Now on to the actual discussion: I have no problem with people owning dangerous animals as long as they are well contained and controlled according to how dangerous they are. E.g. If your pet is capable of tearing a child’s limbs off, it should probably be locked up in a cage (e.g. lions in the zoo). Pitbulls (and many other breed of dog) are certainly capable of severely injuring or killing children and even grown adults, I would expect them to be well contained in the owners house and/or property.

    Unfortunately, Unseen, it does come down to the owner being at fault. A child should never encounter an unrestrained pitbull in the street and it is the owners responsibility to make sure their dog is never able to get into such a situation. As for attacks from the family dog: never leave a child alone with a dog.

    #686

    .
    Spectator

    I got a dog that is part pit when I graduated college. She’s the SWEETEST dog EVER!!!! She stayed with my dad, but she’s just….I can’t say enough good about her. She’s my Dad’s best friend now….My son LOVES her and she’s loves him. She tolerates him following her around imitating her and pretending to be her on all 4’s as she wags her tail, ever a hint of aggression.

    A HUGE number of dogs in NM have at least a little pit in them. It’s very hard to avoid. They are highly coveted and many many people own them. In my experience, it’s all really dependent on the owner. Just like children. If you have an asshole owner you’ll have an aggressive dog. Plain and simple.

    #697

    SteveInCO
    Participant

    Granting, just for the sake of argument, the premise that a purebred pitbull is inherently dangerous, and also granting, just for the sake of argument, that that justifies instituting a Doggie Final Solution and killing all pitbulls, what percentage of pitbull blood is too much? Surely it’s something higher than 0.00000001 percent. Is it over half? Over a quarter? Should there be some behavioral test used instead of a percentage test?

    #699

    Unseen
    Participant

    All too often, the offending dog which kills the family’s 3 year old girl will say that “He never showed any sign of being vicious.” Something triggers the attack instinct in many of these dogs and it may vary from dog to dog. The unpredictability itself could be taken as a reason to undertake eliminating this breed.

    As for pitbull mixes, I think some research could be done to catalog some combination of physical configuration along with a tendency to latch onto a toy and refuse to let go.

    I didn’t raise this question with a finished plan to propose. I’m proposing that perhaps we need a plan.

    You didn’t answer the main question: why do we need them?

    #700

    Unseen
    Participant

    In the Uk we banned pit bulls about 15 years ago. I don’t think much happened, and there were lots of claims that it was the owners responsibility, etc. To be honest, I think a certain type of person seeks a dog that reflects their image. If you took pit bulls out of the equation, another breed would replace it in terms of aggressive owners.

    It’s more likely that if you enforced a leash law and added dog parks where they can run free if they’re safe, coupled with simply eliminating (putting down) dogs that are not on leashes and roam free to potentially endanger people, you’d go a long way towards reducing dog violence. Banning an entire breed is prohibition, and you guys don’t do well with prohibition.

    It seems to me that the “It’s the owner that’s the problem” approach is doomed to failure from the start. It’s true that some breeds are more of a problem than others. Rottweilers come in second. Once you weed out the fighting breeds and guard dog breeds and the very large breeds, the public would be much safer. I’d much rather have to face a large golden retriever attack than a pitbull or rottie attack. People could be encouraged to get (or shamed into getting) progressively smaller dogs. Supposedly, people like dogs for their companionship. Is the companionship of a beagle or fox terrier less worthwhile than that of a pitbull, rottweiler, dogo argentino, or presa canario?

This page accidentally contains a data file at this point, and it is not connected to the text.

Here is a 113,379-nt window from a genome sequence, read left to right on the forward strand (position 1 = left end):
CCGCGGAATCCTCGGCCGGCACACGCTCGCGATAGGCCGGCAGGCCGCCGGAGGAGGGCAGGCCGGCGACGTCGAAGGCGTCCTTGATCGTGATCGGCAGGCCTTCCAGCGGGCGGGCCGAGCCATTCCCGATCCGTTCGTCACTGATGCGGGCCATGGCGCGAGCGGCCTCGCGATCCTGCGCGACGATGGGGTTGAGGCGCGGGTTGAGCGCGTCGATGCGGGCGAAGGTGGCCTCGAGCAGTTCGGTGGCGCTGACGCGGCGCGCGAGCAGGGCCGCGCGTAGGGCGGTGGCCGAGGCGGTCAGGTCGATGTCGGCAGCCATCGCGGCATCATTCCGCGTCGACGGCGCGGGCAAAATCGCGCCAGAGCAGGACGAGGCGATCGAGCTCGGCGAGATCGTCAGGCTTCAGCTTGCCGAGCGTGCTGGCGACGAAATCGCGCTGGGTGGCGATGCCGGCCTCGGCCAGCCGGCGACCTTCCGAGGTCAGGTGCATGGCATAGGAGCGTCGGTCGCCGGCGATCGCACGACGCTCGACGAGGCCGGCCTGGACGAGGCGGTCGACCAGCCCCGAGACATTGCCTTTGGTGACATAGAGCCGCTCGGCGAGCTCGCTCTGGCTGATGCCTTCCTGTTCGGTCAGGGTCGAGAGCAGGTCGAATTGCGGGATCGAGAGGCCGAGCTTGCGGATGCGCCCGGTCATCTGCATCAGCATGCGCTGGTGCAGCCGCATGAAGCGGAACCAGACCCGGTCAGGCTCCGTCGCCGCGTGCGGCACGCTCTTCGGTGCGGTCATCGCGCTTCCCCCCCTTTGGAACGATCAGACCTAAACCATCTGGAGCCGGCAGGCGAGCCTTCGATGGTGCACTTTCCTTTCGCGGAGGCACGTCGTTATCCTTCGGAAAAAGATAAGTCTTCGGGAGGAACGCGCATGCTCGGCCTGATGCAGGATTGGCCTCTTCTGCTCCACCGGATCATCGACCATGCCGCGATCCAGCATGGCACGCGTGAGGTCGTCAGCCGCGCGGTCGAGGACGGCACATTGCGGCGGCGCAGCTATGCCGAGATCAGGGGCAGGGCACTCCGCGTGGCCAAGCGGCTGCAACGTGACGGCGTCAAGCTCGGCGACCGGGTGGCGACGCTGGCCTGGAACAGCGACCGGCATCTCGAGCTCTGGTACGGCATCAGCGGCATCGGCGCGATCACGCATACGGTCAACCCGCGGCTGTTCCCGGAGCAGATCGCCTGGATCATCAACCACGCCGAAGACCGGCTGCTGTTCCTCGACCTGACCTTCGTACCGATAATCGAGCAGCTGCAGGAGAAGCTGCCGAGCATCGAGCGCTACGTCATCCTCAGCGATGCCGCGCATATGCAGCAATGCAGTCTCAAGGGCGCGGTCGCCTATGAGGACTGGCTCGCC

And let’s not forget: getting rid of a breed isn’t the same as causing the extinction of a species. It’s just getting rid of a certain set of traits in the species canis familiaris.

    Many pitbulls are sweethearts their entire lives. Others are sweethearts until the day they maim or kill someone, often someone small or elderly.

    Your ideas tend to handle take the approach of “solving” the problem after it’s happened. I’m more for preventing the problem in the first place.

    #703

    SteveInCO
    Participant

    You didn’t answer the main question: why do we need them?

    I don’t have an answer, and in fact, I really don’t have a dog in this fight. 😛

    #727

    Unseen
    Participant
    #730

    Davis
    Participant

    My family and I had a pitbull terrier. It was pretty much like this:

    It was incredibly sweet and loving and harmless. This is…until a poodle came running after it screaming with open teeth. If my father had not jumped on top of her and held her as hard as possible then the poodle would have been bit in half. This was in Canada where leashing dogs is not optional…yet this owner thought it was okay to forget the rules. Despite the fact that we had stopped the poodle from being eaten up and that the poodle was off leash rushing towards our dog in attack mode…the owner denounced our dog. We muzzled our terrier from then on whenever it was outside of the house (not in the back yard).

    After she passed away (one of the most traumatic days in our family ever) we all agreed that, despite her being one of the most amazing dogs in the universe, it was a good idea not to have another dog past a reasonable threshold of while still unlikely…ability to potentially rip a person’s throat out. I support all by-laws that disallow ownership of any new dogs, completely support muzzling laws and that those with pitbulls/terriers/similar-dogs have their fences inspected yearly to ensure it won’t get out.

    • This reply was modified 4 years, 7 months ago by  Davis.
    • This reply was modified 4 years, 7 months ago by  Davis.
Viewing 15 posts - 1 through 15 (of 26 total)

You must be logged in to reply to this topic.